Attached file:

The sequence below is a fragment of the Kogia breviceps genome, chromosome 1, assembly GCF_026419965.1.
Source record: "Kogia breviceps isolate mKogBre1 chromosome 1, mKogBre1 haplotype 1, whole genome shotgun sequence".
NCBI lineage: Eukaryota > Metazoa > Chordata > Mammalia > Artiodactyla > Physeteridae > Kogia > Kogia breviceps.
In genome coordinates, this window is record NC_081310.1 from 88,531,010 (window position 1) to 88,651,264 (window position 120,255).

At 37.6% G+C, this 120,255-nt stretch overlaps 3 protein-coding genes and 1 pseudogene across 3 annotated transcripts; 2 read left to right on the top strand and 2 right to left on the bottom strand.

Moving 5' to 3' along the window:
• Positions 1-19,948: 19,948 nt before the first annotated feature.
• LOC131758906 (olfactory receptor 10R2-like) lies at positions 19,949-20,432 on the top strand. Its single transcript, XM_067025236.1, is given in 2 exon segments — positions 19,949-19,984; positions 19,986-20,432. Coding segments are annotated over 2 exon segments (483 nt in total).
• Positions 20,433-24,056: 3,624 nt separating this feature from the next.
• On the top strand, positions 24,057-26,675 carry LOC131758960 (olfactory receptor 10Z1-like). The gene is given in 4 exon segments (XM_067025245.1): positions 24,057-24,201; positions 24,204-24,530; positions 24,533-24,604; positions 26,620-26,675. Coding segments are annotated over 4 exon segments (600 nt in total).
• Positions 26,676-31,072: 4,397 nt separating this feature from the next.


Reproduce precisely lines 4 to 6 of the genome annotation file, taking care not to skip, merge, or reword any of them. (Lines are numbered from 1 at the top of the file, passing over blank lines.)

In genome coordinates, this window is record NC_081310.1 from 88,531,010 (window position 1) to 88,651,264 (window position 120,255).

At 37.6% G+C, this 120,255-nt stretch overlaps 3 protein-coding genes and 1 pseudogene across 3 annotated transcripts; 2 read left to right on the top strand and 2 right to left on the bottom strand.

Moving 5' to 3' along the window: